After the war Mallet spent some time exploring for oil in Louisiana and Texas and accepted the chair of chemistry at the University of Louisiana medical school, where he studied medicine and carried out investigations in physiological chemistry and hygiene. On leaving Louisiana in 1868 he was awarded an honorary MD. Mallet moved to the University of Virginia, where he established one of the first systematic courses in industrial chemistry offered in the US. He lectured on the processes involved in the production of metals and alloys, the manufacture of chemicals, and the chemistry of agriculture. His courses and teaching were highly regarded; he emphasised the importance of laboratory instruction, and he trained his students in the qualitative and quantitative analysis of ores and soils while encouraging them to embark on original research. Mallet taught special lecture courses at Johns Hopkins University (1873) and briefly held positions at the University of Texas (1883–4) and the Jefferson Medical College, Philadelphia (1884–5), but after 1885 he returned to Virginia, where he stayed till his retirement in 1908.
As a chemist Mallet is best remembered for his pioneering work on the atomic weights of lithium, gold, and aluminium. Mallet's estimation of the atomic weight of the last was accepted till after his death. Further investigations included the analysis of meteorites and rare terrestrial minerals, the occurrence of silver in volcanic ash, the density of solid mercury, and the molecular weight of hydrofluoric acid. During his career he published over 100 papers. In view of his chemical expertise, he was frequently called on to act as an expert witness in medico-legal and commercial cases. He served as a judge at the Centennial Exposition (1876) and was a member of the US federal assay commission in 1886, 1888, and 1896. He was elected FRS (1877), served as vice-president of the Chemical Society (1888–90), and was president of the American Chemical Society (1882), of which he was a co-founder in 1876. He received honorary doctorates from five universities: William & Mary College, the University of Mississippi, Princeton, Johns Hopkins, and the University of Pennsylvania. Mallet retired in 1908 and continued to carry out experiments till his death (7 November 1912) at his home in Charlottesville, Virginia.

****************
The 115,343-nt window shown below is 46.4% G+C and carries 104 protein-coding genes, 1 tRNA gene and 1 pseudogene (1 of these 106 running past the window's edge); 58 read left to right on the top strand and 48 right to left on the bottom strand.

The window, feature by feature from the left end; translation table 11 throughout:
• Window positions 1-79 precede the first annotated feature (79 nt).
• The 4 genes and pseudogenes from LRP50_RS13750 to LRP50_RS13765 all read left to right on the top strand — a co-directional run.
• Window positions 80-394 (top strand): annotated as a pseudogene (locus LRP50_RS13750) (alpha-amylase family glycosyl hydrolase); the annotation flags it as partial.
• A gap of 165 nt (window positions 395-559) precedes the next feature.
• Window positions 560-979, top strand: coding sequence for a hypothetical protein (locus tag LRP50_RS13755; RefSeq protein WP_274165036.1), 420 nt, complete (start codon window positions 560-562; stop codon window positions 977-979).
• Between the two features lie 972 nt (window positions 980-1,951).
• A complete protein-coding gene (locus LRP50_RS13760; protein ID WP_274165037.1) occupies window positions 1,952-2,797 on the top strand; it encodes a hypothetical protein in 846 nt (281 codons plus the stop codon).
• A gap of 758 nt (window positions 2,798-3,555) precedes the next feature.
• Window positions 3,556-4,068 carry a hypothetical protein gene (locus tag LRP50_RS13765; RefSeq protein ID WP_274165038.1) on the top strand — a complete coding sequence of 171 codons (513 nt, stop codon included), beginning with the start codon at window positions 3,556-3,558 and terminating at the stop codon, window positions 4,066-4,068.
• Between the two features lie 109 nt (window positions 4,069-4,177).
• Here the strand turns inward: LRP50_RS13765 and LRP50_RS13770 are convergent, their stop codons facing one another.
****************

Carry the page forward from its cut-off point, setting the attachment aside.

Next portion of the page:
He married first (21 July 1857) Mary Elizabeth (d. 1886), eldest daughter of John Ormond, former judge of the Alabama supreme court; they had two sons and a daughter, but the elder son died of tuberculosis (1884). He married secondly (1888) Mrs Josephine Burthe (née Pagés).
A complete list of Mallet's public lectures and published papers can be found in William H. Echols, ‘John William Mallet: scholar, teacher, gentleman’, University of Virginia Alumni Bulletin, 3rd ser., i, no. 4 (1913), 3–47. Notable published papers include ‘A report on the chemical examination of Celtic antiquities from the museum of the Royal Irish Academy’, Transactions of the Royal Irish Academy, xxii (1855), 313–42; ‘On the atomic weight of aluminum’, American Journal of Science and Arts, xxviii (1859), 349–54; ‘Revision of the atomic weight of aluminum’, Philosophical Transactions of the Royal Society, clxxi, pt 3 (1880), 1003–35; and ‘Revision of the atomic weight of gold’, Philosophical Transactions of the Royal Society, clxxx (1889), 395–441. The library in the chemistry department of the University of Texas, and Mallet Hall in the University of Virginia, were named in his honour.